Most organizations still have a hierarchical, command-and-control organizational structure, sometimes called “smoke stacks” or “silos.” A hierarchical organization has more defined roles, procedures, and lines of communication. Typically, there is a chain of command which needs to be followed. The functional specialists in charge of each smoke stack tend to focus on optimizing their own functional area, often to the detriment of the organization as a whole. In addition, the hierarchy gives these managers a monopoly on the authority to act on matters related to their functional specialty. The combined effect is both a desire to resist change and the authority to resist change, which often creates insurmountable roadblocks to Lean improvement projects.
A hierarchical organization can be compared to a totem pole. The least important employees, generally those who earn the least with little responsibility and little input into company decision making, are at the bottom of the pole. The top of the pole includes the owner of the business, CEO, or other major players in the decision making process of the company. In between the low men on the totem pole and the top men is everyone else in order from the least responsible to the most responsible. Each step upwards on the totem pole generally offers higher pay and more responsibility.
Too many levels of hierarchy have disadvantages:
- Too Rigid. Organizations need to be able to adapt quickly to changing market conditions. Put simply, a hierarchy can’t handle speed well. Rules and procedures that inevitably accompany hierarchies almost never change fast even if they are now irrelevant, overly burdensome, and the like. Hierarchies can’t jump to the left or the right easily, and over time it’s easy to keep adding levels and rules, to keep making silo walls thicker.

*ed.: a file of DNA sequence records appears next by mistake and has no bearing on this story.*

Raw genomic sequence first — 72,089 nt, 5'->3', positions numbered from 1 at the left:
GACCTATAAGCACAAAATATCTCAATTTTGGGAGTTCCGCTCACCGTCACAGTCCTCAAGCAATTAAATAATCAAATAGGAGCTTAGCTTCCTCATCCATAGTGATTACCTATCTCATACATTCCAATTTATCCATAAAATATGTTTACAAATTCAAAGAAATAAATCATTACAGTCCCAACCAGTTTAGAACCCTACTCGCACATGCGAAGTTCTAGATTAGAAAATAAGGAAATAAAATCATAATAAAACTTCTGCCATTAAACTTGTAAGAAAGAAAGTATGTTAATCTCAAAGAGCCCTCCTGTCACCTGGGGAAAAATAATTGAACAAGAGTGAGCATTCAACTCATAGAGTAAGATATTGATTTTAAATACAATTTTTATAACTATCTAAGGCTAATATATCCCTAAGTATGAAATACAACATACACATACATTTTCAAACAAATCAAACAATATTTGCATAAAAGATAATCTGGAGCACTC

- Stifle Innovation. In a hierarchy, there’s a process for everything, and usually these processes are followed to the letter. Innovative organizations, however, are always questioning the status quo. They ask: “How can we do this better?” which often results in a sudden change in direction. Hierarchies simply aren’t built this way. If action is going to be taken, it has to be built into the plan a year ahead of time.
- Poor Communication. People in hierarchical structures tend to want to approve communications as they pass up and down the hierarchy. This can cause delays and confusion. A manager may not get to an email for several days and may then offer an opinion or place a restriction that kills the communication altogether. The sheer amount of time a directive can take to reach employees from the head office can cause costly delays.
- Slow Decision Making. Decision-making is usually slower in hierarchical structures because responsibility and authority are concentrated in a few people at the top. The hierarchical system places limits on the responsibility and authority of individual employees, which reduces an organization's ability to adapt to dynamic business conditions. Although a command-and-control hierarchical system might work well in a crisis, it is of limited help after the crisis is over.
- Little Empowerment. In a rigid hierarchy, the people who deal directly with customer problems may have the least authority to solve them. The higher on the rung the manager is, the more distance she may have from the customer. The rules of a hierarchy require that higher-ups approve decisions, and this can mean that people in the field or at the front counter may not be able to move quickly to respond to customer needs.
The more layers and levels of management, team leaders division heads, etc., that you have in your company, the more challenging it becomes for information to travel throughout the organization, and the more people are likely to become territorial. By keeping the layers of information to minimal we can empower people to provide solutions and to be directly attached to all of our company goals.